Feb 06, 2015 Kristy added it
Shelves: i-quit
Good grief, get to the point already! I didn't know this was going to be a long, drawn-out personal history of how this guy came to his libertarian views. But after 100 pages of him talking about how cool he was for listening to Rush (the band, not Limbaugh) and for reading "The Fountainhead," I gave up on ever learning more about libertarianism. Too bad, since I identify more as a libertarian these days and was interested in reading more philosophy than some guy tell his boring stories. Boo!
More like Two and a Half stars. The first chapter of this book starts off great! It breaks down modern Libertarianism into a couple simple ideas; Don't hurt People, Don't take their stuff, Mind your own business, and probably the hardest sell Be responsible. WOW! what a brilliantly simple way to convey a complex political ideology. Then it all goes down-hill.

The next four chapters wallow through a litany of what is wrong. "Come witness the violence inherit in the system..." is my quote from Mont
Daniyal Chowdhury
The book takes a very colloquial tone right from the beginning and I love that Kibbe explains Libertarianism very well. But could you take ANY LONGER to get to your point? And could you not use this as a plug-in for your foundation? And could you stop fluffing the arguments made about citizens' liberties with personal anecdotes and cheesy references?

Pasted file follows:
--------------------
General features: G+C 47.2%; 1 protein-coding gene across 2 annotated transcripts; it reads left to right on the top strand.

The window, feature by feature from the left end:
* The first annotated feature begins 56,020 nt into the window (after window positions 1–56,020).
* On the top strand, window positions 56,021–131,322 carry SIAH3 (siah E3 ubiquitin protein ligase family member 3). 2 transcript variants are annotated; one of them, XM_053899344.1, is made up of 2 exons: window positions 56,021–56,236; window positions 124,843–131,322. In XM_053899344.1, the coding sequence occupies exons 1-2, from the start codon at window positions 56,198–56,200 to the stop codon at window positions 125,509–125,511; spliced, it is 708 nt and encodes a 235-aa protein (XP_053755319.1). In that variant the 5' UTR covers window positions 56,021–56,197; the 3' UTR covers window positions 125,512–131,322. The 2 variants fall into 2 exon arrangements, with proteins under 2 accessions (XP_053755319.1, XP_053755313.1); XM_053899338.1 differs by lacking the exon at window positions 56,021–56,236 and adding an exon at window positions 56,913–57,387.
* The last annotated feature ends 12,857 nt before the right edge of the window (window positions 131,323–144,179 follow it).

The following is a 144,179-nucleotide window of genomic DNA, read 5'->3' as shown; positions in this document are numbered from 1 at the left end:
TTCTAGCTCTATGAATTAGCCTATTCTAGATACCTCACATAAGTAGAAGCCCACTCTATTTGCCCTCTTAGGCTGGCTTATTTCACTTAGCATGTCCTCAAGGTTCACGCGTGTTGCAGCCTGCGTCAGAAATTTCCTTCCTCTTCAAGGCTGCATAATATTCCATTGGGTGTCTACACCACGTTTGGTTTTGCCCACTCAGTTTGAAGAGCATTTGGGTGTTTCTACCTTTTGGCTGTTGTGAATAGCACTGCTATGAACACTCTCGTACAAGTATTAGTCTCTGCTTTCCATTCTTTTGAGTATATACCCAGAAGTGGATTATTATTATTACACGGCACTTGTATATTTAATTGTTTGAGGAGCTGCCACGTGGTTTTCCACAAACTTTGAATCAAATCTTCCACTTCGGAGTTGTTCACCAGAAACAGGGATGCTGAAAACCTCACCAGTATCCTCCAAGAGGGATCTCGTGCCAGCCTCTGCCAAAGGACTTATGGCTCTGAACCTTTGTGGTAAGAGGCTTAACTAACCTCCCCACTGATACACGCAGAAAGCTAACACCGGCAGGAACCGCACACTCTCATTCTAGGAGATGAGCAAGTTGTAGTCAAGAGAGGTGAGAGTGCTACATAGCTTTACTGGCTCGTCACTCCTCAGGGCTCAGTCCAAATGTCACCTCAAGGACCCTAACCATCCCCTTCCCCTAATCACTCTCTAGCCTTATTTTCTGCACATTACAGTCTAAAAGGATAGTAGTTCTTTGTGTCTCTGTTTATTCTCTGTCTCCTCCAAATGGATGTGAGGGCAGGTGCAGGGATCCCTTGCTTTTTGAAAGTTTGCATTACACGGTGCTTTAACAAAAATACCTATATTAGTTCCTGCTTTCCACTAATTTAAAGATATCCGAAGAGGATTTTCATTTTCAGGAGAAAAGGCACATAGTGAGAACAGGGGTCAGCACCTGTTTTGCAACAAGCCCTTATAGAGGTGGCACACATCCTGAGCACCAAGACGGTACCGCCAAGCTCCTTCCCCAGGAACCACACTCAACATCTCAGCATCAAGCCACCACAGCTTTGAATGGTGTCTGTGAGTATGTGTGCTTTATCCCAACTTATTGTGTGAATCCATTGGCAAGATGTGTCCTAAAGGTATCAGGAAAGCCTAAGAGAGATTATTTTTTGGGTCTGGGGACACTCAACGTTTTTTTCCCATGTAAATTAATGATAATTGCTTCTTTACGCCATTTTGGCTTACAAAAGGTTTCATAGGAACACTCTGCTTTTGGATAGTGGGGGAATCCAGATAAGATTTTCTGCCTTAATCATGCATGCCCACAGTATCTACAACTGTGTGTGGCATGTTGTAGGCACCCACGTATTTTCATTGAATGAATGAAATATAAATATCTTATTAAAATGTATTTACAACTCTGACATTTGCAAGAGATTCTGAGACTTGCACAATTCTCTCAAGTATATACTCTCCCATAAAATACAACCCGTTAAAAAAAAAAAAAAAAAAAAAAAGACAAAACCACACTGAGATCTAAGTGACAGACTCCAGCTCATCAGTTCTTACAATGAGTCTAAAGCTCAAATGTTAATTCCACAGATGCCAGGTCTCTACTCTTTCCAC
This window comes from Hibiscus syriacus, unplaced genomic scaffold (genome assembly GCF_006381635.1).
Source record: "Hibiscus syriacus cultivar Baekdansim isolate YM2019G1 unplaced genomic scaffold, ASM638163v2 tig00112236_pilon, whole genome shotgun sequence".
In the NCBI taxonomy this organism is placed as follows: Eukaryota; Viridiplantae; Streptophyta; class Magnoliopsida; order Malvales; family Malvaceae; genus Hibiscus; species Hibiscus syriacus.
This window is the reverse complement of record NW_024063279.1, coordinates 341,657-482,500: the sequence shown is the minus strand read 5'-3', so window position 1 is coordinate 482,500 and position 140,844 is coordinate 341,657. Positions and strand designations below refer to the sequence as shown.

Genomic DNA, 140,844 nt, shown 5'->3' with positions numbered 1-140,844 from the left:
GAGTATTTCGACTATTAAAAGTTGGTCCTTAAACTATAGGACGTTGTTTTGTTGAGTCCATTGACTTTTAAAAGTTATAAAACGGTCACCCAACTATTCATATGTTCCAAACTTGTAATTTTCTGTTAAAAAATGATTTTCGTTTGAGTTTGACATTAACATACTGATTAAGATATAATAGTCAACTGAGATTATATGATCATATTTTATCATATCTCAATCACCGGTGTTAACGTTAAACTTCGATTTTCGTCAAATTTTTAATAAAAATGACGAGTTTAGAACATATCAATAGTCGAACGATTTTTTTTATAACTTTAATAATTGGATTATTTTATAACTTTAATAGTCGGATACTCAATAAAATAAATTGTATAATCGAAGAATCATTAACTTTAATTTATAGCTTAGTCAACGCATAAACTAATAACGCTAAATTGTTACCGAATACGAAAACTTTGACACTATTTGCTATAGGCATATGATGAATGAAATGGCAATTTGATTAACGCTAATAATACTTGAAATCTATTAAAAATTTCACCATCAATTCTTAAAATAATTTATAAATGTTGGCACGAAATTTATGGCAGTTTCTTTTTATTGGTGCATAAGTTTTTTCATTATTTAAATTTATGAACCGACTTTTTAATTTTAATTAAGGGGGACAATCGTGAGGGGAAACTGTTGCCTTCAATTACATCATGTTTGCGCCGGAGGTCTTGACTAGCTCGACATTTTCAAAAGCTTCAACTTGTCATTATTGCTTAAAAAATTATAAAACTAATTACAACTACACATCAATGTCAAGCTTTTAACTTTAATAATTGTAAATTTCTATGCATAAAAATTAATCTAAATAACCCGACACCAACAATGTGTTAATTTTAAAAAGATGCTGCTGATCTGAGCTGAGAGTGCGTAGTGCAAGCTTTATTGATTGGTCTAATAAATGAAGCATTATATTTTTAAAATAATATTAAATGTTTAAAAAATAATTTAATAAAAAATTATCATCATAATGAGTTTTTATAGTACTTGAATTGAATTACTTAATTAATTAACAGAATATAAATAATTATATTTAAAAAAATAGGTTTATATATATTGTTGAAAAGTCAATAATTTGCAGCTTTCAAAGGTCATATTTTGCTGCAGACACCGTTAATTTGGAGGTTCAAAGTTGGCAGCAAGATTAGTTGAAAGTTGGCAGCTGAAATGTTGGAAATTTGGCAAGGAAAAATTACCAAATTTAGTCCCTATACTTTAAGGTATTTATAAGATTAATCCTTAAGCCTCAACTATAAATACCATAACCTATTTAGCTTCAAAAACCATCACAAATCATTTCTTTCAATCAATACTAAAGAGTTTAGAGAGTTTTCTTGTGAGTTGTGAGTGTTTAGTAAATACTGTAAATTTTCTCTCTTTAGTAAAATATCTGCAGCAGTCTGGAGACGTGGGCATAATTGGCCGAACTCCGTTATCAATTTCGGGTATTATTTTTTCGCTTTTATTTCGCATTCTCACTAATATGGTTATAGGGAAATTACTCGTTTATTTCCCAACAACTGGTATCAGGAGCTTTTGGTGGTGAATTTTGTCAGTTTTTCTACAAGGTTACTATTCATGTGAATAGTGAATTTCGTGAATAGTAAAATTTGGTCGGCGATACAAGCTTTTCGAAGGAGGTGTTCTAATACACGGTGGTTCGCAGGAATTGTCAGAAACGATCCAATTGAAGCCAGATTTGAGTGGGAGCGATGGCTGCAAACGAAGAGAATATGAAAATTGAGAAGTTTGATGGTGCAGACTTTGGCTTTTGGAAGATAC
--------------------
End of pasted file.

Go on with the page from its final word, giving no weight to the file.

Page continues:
This book was 135 pages too long. But the points made were good!
I really enjoyed the book, it opened my eyes to Ayn Rand and I agreed with a lot of his material. I knock off one star because I did some research on him. His personality is not all that great and I wonder if his head is really in with what he says. The other star was for the ridiculous interviews.
This author is way more optimistic about the future of America than I am. Also this book is very timely and will probably be outdated pretty quickly.

Book points out a lot of ways/reasons that a strong government is bad: Gov is made of people who are evil and flawed and have vendettas and can't resist temptations. Big gov is incompetent and can't handle half of the tasks it is assigned already. There are so many laws that everyone breaks many of them every day so everyone is guilty all the time a
As a British man living in America, I thought I had better take notice as to the political parties and labels people have. There seem to be so many and they all sound the same. As South Park aptly put it in 2008 you're either voting for a douche or a turd sandwich. It turns out I am somewhat of a Libertarian without knowing it, whether I am right or left I don't know. This book reaffirms that fact. It was an interesting little read that took a matter of days, I sensed the author used the book fo ...more
Emily Bragg